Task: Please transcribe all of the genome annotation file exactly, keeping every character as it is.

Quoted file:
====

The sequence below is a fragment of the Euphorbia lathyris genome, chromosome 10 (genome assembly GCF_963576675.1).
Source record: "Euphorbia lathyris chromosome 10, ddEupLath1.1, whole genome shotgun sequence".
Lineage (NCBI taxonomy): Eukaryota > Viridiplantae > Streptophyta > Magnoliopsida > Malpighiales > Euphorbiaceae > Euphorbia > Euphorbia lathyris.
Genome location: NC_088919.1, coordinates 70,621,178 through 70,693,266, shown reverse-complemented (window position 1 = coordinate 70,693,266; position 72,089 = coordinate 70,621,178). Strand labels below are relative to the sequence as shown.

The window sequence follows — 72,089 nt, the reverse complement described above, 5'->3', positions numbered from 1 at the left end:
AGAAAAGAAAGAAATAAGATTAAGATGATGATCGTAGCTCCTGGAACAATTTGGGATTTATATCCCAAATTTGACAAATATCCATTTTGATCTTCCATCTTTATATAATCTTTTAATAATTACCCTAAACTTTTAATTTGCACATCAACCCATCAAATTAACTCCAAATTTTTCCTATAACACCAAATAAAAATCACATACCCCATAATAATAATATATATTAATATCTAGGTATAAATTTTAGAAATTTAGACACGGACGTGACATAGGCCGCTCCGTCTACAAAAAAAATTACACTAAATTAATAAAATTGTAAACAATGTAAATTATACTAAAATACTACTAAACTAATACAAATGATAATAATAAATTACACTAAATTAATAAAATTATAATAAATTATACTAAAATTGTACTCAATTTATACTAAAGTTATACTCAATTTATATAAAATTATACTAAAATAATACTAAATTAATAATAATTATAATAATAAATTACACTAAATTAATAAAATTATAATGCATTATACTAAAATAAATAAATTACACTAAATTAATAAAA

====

The sequence below is a fragment of the Euphorbia lathyris genome, chromosome 10 (genome assembly GCF_963576675.1).
Source record: "Euphorbia lathyris chromosome 10, ddEupLath1.1, whole genome shotgun sequence".
Lineage (NCBI taxonomy): Eukaryota > Viridiplantae > Streptophyta > Magnoliopsida > Malpighiales > Euphorbiaceae > Euphorbia > Euphorbia lathyris.
Genome location: NC_088919.1, coordinates 70,621,178 through 70,693,266, shown reverse-complemented (window position 1 = coordinate 70,693,266; position 72,089 = coordinate 70,621,178). Strand labels below are relative to the sequence as shown.

The window sequence follows — 72,089 nt, the reverse complement described above, 5'->3', positions numbered from 1 at the left end:
AGAAAAGAAAGAAATAAGATTAAGATGATGATCGTAGCTCCTGGAACAATTTGGGATTTATATCCCAAATTTGACAAATATCCATTTTGATCTTCCATCTTTATATAATCTTTTAATAATTACCCTAAACTTTTAATTTGCACATCAACCCATCAAATTAACTCCAAATTTTTCCTATAACACCAAATAAAAATCACATACCCCATAATAATAATATATATTAATATCTAGGTATAAATTTTAGAAATTTAGACACGGACGTGACATAGGCCGCTCCGTCTACAAAAAAAATTACACTAAATTAATAAAATTGTAAACAATGTAAATTATACTAAAATACTACTAAACTAATACAAATGATAATAATAAATTACACTAAATTAATAAAATTATAATAAATTATACTAAAATTGTACTCAATTTATACTAAAGTTATACTCAATTTATATAAAATTATACTAAAATAATACTAAATTAATAATAATTATAATAATAAATTACACTAAATTAATAAAATTATAATGCATTATACTAAAATAAATAAATTACACTAAATTAATAAAA